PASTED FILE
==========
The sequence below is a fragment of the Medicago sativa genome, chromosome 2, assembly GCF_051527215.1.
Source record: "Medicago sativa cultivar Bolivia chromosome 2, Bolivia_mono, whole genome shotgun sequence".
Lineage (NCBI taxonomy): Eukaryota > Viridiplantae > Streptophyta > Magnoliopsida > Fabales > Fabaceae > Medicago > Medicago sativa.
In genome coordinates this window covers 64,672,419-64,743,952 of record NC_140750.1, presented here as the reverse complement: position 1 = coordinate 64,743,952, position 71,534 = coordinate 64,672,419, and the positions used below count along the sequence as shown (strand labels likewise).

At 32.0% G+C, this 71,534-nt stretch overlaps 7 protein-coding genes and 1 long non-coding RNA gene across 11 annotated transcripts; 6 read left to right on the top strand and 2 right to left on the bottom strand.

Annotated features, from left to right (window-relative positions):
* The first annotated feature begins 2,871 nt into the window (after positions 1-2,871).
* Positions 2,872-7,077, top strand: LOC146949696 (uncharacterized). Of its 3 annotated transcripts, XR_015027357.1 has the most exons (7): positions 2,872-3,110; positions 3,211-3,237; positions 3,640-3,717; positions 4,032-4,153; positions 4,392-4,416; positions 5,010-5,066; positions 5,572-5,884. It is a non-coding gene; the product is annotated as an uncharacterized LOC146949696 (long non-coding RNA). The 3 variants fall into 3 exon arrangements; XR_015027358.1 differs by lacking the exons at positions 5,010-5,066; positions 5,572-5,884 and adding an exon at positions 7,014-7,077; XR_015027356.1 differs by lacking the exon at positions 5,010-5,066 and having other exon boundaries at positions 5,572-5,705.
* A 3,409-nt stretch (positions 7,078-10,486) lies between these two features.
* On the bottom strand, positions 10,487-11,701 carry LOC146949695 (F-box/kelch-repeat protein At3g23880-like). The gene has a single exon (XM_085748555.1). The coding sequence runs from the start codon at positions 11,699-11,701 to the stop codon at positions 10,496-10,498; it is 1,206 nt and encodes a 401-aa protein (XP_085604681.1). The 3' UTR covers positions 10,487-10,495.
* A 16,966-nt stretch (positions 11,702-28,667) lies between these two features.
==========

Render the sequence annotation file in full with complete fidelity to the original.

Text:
The sequence below is a fragment of the Medicago sativa genome, chromosome 2, assembly GCF_051527215.1.
Source record: "Medicago sativa cultivar Bolivia chromosome 2, Bolivia_mono, whole genome shotgun sequence".
Lineage (NCBI taxonomy): Eukaryota > Viridiplantae > Streptophyta > Magnoliopsida > Fabales > Fabaceae > Medicago > Medicago sativa.
In genome coordinates this window covers 64,672,419-64,743,952 of record NC_140750.1, presented here as the reverse complement: position 1 = coordinate 64,743,952, position 71,534 = coordinate 64,672,419, and the positions used below count along the sequence as shown (strand labels likewise).

At 32.0% G+C, this 71,534-nt stretch overlaps 7 protein-coding genes and 1 long non-coding RNA gene across 11 annotated transcripts; 6 read left to right on the top strand and 2 right to left on the bottom strand.

Annotated features, from left to right (window-relative positions):
* The first annotated feature begins 2,871 nt into the window (after positions 1-2,871).
* Positions 2,872-7,077, top strand: LOC146949696 (uncharacterized). Of its 3 annotated transcripts, XR_015027357.1 has the most exons (7): positions 2,872-3,110; positions 3,211-3,237; positions 3,640-3,717; positions 4,032-4,153; positions 4,392-4,416; positions 5,010-5,066; positions 5,572-5,884. It is a non-coding gene; the product is annotated as an uncharacterized LOC146949696 (long non-coding RNA). The 3 variants fall into 3 exon arrangements; XR_015027358.1 differs by lacking the exons at positions 5,010-5,066; positions 5,572-5,884 and adding an exon at positions 7,014-7,077; XR_015027356.1 differs by lacking the exon at positions 5,010-5,066 and having other exon boundaries at positions 5,572-5,705.
* A 3,409-nt stretch (positions 7,078-10,486) lies between these two features.
* On the bottom strand, positions 10,487-11,701 carry LOC146949695 (F-box/kelch-repeat protein At3g23880-like). The gene has a single exon (XM_085748555.1). The coding sequence runs from the start codon at positions 11,699-11,701 to the stop codon at positions 10,496-10,498; it is 1,206 nt and encodes a 401-aa protein (XP_085604681.1). The 3' UTR covers positions 10,487-10,495.
* A 16,966-nt stretch (positions 11,702-28,667) lies between these two features.